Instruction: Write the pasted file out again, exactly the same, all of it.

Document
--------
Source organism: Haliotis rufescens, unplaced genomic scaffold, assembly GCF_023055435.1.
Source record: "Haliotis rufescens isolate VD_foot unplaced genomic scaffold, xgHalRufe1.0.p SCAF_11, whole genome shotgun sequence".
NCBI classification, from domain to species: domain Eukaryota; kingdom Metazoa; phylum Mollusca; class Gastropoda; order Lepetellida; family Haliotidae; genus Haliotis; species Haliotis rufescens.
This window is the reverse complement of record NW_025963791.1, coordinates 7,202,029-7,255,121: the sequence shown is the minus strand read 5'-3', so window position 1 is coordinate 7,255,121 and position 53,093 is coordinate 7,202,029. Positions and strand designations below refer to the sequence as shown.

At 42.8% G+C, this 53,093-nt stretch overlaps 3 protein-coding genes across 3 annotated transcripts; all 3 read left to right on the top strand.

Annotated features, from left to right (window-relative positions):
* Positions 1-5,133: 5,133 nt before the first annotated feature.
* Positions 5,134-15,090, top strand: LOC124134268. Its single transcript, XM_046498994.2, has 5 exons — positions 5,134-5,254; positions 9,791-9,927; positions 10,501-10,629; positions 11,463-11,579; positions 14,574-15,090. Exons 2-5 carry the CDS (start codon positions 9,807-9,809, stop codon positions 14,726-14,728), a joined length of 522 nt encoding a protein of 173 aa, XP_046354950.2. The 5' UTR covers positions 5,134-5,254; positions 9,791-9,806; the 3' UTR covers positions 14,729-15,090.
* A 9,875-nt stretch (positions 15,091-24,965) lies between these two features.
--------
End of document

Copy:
Source organism: Haliotis rufescens, unplaced genomic scaffold, assembly GCF_023055435.1.
Source record: "Haliotis rufescens isolate VD_foot unplaced genomic scaffold, xgHalRufe1.0.p SCAF_11, whole genome shotgun sequence".
NCBI classification, from domain to species: domain Eukaryota; kingdom Metazoa; phylum Mollusca; class Gastropoda; order Lepetellida; family Haliotidae; genus Haliotis; species Haliotis rufescens.
This window is the reverse complement of record NW_025963791.1, coordinates 7,202,029-7,255,121: the sequence shown is the minus strand read 5'-3', so window position 1 is coordinate 7,255,121 and position 53,093 is coordinate 7,202,029. Positions and strand designations below refer to the sequence as shown.

At 42.8% G+C, this 53,093-nt stretch overlaps 3 protein-coding genes across 3 annotated transcripts; all 3 read left to right on the top strand.

Annotated features, from left to right (window-relative positions):
* Positions 1-5,133: 5,133 nt before the first annotated feature.
* Positions 5,134-15,090, top strand: LOC124134268. Its single transcript, XM_046498994.2, has 5 exons — positions 5,134-5,254; positions 9,791-9,927; positions 10,501-10,629; positions 11,463-11,579; positions 14,574-15,090. Exons 2-5 carry the CDS (start codon positions 9,807-9,809, stop codon positions 14,726-14,728), a joined length of 522 nt encoding a protein of 173 aa, XP_046354950.2. The 5' UTR covers positions 5,134-5,254; positions 9,791-9,806; the 3' UTR covers positions 14,729-15,090.
* A 9,875-nt stretch (positions 15,091-24,965) lies between these two features.